Yesterday morning, we recieved confirmation of our visa and will fly to Aus Monday 3rd August to begin our new life there. While we had been waiting for the visa, I had begun to really loathe this country and the myriad of hoops one has to jump through to get out of here. Now that we have our visa, my feeling towards this country and continent is just one of indifference, but the very personal loss with regards to the people that we will leave behind began to dawn on me. Some we will not see again in this life. I don't know who said it but it was to the effect that in this life, neither pure joy or pure sadness is possible and again I have experienced this to be true. Perhaps some would say it sounds like I always manage to find a cloud in any silver lining, but I am not an eeyore in normal life. It just takes me longer to 'get' these things than most. Often the 2 sides of the coin are inseperable: I am so excited to begin our new life, but am so dreading the personal cost which is unavoidable. The idea is somewhat absurd, I know, as we embark on this journey so many before us have made, and so many others throughout the world make every day, but I can't help but feel like an adventurer on a voyage of discovery, ready to face the vast unknown, the salt thick in my hair:
"Twenty years from now you will be more disappointed by the things that you didn't do than by the ones you did do. So throw off the bowlines. Sail away from the safe harbor. Catch the wind in your sails. Explore. Dream. Discover." (Mark Twain)

And yet, at the same time, I pray the Breton fisherman's prayer:
O God, be good to us. The sea is so great and our boat is so small."

Saturday, 4 July 2009


It is 12 months since the indescribable horror of that Saturday afternoon when Kirstin was ripped from us. As much as she was reborn into eternity, so were we. Stripped of all silly earthly distractions, we stood hurt and angry in our raw grief before the God who had claimed her back. None of us that day could imagine or concieve that we would ever laugh again, or return to any semblance of normality. Or if we even wanted to. Looking back now, in a way we did and we didn't.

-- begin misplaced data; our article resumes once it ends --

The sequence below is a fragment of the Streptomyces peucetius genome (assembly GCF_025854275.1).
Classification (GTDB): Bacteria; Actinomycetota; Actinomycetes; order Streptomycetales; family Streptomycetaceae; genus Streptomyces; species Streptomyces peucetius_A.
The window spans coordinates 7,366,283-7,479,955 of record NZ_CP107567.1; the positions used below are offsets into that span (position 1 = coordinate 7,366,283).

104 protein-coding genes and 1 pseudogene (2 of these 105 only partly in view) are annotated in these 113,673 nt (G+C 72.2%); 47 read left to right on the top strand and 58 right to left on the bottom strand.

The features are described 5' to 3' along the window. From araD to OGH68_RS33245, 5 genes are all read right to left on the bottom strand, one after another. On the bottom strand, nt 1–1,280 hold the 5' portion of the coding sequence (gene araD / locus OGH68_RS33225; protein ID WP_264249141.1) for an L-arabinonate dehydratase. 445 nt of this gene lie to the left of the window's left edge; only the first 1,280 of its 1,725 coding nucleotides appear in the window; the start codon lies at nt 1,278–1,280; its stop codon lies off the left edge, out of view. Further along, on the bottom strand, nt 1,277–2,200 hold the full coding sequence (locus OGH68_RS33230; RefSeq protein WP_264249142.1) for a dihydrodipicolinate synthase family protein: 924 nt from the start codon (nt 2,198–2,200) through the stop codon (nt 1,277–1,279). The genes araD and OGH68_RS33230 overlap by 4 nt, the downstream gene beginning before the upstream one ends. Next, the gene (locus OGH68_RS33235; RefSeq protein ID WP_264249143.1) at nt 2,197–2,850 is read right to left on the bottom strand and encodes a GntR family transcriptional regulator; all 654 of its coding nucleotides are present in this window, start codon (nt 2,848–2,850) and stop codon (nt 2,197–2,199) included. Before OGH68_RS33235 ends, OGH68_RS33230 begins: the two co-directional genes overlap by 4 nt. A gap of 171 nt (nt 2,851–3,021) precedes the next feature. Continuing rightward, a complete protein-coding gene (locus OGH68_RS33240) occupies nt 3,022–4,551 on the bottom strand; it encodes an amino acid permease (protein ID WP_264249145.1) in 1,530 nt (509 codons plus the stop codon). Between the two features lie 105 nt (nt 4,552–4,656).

Over the past year, we worked, relaxed, shared family gatherings, enjoyed holidays, celebrated birthdays, Christmas and Easter and lived some crazy moments. The context, though, had been changed by that moment, on the 5th July 2008, irrevocably. All that we have lived has been tinged with the loss of a part of us that has gone. Kirstin has been missed in the quiet hours and in the loud and joyful ones. Her absence hurts - still. But in that strange and paradoxical way of love, it has immeasurably deepened our capacity for intimacy with each other. We still laugh and joke and fight amongst ourselves, but she taught us, in a way we would not otherwise have learned, that we could lose each other in the space of a heartbeat, a single breath. Everything is still outwardly much the same, Kirstin: the sun still rises and sets here without you, we still get angry and irritated in the traffic. But we are not unchanged. You diminshed us by your leaving and yet you enrich us by your continued absence. You teach us that Love transcends death - not only for you but for each other. You taught us how much we love you. You teach us everyday anew now, that we are loved and equally importantly, you teach us to love. Rest in peace with Him, Kirst. We have lost you, but only for a little while.